Sailing In Your Blood


Good morning everyone! You‚Äôll never guess…0 degrees. We are gonna have braggin‚Äô rights here pretty quckly if this keeps us and according to the weather folks we are in for a stretch of cold Arctic air. Our fire department was called out late last night for a minor fender bender (car vs tree on an icy road) and the cold temperature just doesn‚Äôt seem to matter when you have some reason to be out. Now heat on the other hand…I can‚Äôt do heat. I wilt in the humidity. How you folks from warm climates do it, I will never know. So I guess it just comes down to what you are used.

Which makes me think, not that I do that alot but….. I received a phone call from a local teacher yesterday afternoon asking if I might be willing to talk to her alternative high school class about what I do for a living. Just talk about how you got in to the business and how you learned about boats and sailing, she says. Well I grew up around boats as a wee little urchin. I spent the first years of my life in Marblehead, MA. My Dad always had boats. We had the forced family sailing vacations to Cape Cod and the islands. I used to take a small daysailer out solo at the age of 10 or 12. Perhaps as formative as any part of my experience growing up was my first lobster skiff. I set 10 traps out in the bay and hauled them religously pulling up with them not only crazy stuff from the bottom of the ocean but a host of experiences in all kinds of weather. As I ate my catch the sea was working its way into my bones. And it is not to say I can‚Äôt be comfortable in the woods I love to work in when I get a chance. I get that my grandfather who was a farmer and woodsman and who I had the pleasure of working alongside. But I have a theory that the place you grow up in becomes a part of your soul. I would feel as out of place on a midwestern farm or in downtown Manhattan as the proverbial fish out of water.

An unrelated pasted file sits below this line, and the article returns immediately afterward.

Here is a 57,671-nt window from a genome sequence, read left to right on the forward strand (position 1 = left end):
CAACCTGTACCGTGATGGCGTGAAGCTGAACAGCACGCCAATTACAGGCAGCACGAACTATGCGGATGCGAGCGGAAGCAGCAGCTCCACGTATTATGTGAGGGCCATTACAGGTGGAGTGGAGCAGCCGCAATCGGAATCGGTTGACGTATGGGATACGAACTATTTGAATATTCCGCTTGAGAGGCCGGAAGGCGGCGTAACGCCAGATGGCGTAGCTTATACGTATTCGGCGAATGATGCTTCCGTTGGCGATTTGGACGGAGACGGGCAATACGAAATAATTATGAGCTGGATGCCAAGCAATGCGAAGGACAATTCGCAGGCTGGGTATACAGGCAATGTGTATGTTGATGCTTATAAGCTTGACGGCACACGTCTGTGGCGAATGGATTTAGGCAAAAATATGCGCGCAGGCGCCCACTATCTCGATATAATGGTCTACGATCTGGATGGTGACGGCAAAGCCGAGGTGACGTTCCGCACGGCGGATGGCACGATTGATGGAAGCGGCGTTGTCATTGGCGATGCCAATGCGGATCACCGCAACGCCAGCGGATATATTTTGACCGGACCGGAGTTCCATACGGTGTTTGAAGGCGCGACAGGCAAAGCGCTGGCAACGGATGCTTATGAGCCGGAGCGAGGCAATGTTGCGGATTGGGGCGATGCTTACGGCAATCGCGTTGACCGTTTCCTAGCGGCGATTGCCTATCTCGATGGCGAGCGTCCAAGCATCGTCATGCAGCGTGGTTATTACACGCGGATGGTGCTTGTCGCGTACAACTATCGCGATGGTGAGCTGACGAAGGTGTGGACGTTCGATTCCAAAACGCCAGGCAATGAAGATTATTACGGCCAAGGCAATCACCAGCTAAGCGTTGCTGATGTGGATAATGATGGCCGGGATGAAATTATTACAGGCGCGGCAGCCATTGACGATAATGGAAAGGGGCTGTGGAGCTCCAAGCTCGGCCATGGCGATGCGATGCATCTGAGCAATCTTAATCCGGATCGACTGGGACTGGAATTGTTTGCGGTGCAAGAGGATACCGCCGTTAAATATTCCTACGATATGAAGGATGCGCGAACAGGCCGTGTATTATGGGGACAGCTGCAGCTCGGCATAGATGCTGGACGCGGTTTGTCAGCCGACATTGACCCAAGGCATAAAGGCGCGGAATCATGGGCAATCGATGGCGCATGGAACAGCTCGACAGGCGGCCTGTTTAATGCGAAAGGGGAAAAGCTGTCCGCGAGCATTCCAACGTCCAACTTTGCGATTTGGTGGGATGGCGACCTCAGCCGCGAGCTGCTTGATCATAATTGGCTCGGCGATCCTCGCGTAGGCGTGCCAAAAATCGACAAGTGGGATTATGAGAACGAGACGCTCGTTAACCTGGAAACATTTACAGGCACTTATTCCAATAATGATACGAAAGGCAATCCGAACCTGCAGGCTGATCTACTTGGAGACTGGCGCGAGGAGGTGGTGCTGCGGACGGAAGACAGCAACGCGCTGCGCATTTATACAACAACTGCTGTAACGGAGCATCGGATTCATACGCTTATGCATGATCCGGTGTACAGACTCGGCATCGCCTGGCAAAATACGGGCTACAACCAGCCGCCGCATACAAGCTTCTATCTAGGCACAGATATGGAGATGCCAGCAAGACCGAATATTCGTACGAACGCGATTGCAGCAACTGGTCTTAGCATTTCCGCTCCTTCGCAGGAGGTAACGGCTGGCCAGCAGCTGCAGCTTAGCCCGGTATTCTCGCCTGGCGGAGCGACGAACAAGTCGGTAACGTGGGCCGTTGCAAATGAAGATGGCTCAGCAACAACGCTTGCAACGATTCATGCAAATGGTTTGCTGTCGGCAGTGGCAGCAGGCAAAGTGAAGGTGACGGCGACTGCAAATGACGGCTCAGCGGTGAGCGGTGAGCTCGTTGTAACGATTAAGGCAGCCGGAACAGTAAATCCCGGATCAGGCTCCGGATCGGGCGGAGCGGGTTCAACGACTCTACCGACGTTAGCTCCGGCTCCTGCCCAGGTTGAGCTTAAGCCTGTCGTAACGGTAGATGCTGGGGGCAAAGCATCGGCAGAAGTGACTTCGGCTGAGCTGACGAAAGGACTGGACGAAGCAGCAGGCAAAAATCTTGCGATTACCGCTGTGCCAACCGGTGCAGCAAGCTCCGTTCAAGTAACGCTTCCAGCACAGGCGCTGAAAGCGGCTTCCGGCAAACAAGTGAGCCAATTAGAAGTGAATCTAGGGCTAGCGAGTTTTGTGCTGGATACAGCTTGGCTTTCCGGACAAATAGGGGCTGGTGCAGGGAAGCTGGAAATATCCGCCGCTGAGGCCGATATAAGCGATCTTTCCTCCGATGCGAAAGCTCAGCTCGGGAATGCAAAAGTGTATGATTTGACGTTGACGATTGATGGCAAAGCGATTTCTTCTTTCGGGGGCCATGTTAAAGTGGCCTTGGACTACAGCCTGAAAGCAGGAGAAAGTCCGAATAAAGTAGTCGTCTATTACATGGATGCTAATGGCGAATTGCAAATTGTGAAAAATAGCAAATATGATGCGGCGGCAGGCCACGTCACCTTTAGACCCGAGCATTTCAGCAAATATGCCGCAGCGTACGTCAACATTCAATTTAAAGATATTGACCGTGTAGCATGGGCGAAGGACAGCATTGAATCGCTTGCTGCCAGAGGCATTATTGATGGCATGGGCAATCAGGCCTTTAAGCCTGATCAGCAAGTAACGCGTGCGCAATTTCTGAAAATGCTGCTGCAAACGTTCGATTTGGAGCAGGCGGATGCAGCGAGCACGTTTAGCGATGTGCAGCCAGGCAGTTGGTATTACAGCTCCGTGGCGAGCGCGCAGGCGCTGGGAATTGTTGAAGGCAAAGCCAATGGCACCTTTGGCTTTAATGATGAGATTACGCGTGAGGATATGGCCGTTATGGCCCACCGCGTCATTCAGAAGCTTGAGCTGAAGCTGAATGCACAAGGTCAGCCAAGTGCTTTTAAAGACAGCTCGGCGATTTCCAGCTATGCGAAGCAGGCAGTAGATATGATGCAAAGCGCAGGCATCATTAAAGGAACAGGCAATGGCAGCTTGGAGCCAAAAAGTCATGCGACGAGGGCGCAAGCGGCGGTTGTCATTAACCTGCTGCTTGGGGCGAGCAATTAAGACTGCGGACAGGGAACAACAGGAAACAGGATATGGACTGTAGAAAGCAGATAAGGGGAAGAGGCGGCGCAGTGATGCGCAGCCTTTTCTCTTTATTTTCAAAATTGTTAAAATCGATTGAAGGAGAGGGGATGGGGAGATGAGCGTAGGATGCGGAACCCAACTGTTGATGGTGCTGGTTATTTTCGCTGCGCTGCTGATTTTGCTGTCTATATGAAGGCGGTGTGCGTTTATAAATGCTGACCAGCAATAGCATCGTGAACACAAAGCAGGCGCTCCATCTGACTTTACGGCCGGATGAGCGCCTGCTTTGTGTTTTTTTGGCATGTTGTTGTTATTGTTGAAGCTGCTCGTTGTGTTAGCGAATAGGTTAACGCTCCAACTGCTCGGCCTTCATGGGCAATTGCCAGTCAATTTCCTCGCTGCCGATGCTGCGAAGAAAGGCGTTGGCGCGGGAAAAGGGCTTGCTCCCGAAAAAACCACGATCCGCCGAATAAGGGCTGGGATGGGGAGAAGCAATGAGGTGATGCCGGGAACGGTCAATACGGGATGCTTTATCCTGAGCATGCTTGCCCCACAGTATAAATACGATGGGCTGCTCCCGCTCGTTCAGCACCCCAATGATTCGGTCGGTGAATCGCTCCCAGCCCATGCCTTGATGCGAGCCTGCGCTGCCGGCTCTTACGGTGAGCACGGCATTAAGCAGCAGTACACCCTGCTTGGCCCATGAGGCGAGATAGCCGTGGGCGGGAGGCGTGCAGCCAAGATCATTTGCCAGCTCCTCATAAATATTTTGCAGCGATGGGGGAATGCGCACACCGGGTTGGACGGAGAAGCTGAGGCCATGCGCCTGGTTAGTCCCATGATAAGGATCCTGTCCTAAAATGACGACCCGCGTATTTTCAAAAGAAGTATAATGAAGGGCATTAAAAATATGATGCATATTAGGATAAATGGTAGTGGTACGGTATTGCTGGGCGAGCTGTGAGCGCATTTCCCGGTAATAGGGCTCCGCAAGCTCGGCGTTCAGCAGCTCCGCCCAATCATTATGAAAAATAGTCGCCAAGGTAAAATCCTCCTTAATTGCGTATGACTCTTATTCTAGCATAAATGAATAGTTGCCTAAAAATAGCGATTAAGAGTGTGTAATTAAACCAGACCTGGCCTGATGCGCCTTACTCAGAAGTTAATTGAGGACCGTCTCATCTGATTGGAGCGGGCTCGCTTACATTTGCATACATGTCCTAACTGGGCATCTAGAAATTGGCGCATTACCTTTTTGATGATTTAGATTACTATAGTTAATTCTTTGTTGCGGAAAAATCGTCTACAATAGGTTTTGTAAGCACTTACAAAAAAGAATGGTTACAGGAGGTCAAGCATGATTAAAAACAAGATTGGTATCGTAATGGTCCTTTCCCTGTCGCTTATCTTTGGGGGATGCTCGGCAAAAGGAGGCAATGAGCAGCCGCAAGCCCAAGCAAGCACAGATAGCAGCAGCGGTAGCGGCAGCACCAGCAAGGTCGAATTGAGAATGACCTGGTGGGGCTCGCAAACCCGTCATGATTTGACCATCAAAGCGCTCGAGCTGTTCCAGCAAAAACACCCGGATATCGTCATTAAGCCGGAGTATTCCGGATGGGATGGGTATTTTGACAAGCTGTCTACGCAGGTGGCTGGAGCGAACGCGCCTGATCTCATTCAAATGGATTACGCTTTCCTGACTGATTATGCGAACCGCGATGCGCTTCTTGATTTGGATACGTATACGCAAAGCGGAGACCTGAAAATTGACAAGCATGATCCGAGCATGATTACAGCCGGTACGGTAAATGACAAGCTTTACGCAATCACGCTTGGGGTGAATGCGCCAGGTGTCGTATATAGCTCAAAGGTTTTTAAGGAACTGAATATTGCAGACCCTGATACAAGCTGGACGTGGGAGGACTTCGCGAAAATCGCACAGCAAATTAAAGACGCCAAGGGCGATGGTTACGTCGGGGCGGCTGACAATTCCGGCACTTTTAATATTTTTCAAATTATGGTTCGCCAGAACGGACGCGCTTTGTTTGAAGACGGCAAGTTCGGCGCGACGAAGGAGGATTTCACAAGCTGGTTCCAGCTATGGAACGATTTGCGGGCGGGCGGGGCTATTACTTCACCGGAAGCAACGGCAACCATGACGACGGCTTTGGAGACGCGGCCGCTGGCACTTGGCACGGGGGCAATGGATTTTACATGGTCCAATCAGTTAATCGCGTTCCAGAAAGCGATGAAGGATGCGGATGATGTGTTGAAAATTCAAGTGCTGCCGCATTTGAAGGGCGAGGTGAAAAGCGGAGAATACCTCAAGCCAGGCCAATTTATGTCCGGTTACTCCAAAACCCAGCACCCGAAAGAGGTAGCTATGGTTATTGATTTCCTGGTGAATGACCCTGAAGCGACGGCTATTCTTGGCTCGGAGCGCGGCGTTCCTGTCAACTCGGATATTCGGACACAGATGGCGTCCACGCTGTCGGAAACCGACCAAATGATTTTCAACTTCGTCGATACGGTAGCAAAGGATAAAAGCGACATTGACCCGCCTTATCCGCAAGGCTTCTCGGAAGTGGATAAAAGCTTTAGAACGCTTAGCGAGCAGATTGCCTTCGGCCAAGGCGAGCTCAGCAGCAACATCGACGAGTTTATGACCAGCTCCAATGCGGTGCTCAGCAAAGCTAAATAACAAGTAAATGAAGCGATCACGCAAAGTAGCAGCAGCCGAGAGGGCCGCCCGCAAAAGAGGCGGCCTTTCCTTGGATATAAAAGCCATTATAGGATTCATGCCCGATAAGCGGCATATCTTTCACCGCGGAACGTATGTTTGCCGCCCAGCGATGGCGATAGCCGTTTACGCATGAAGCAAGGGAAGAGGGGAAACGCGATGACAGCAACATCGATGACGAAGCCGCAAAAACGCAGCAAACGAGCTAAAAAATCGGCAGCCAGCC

So I was looking at the accompanying picture of Sawyer in a pea pod. Last summer he pushed the pea pod off the beach and off he went rowing fisherman style, facing forwards. I had rowed with him 2 or 3 times, hands together on the oars, but what he did last summer was a quantum leap from anything I had ever done with him. I guess he picked it up through osmosis or something. I was a proud Papa, of course, but I was also in awe of this little man who had that spirit of adventure in his blood and a feel for what made sense in a boat.

I hope your day is filled with whatever it is that is “in your blood”. Have a great day. Be well. Do good.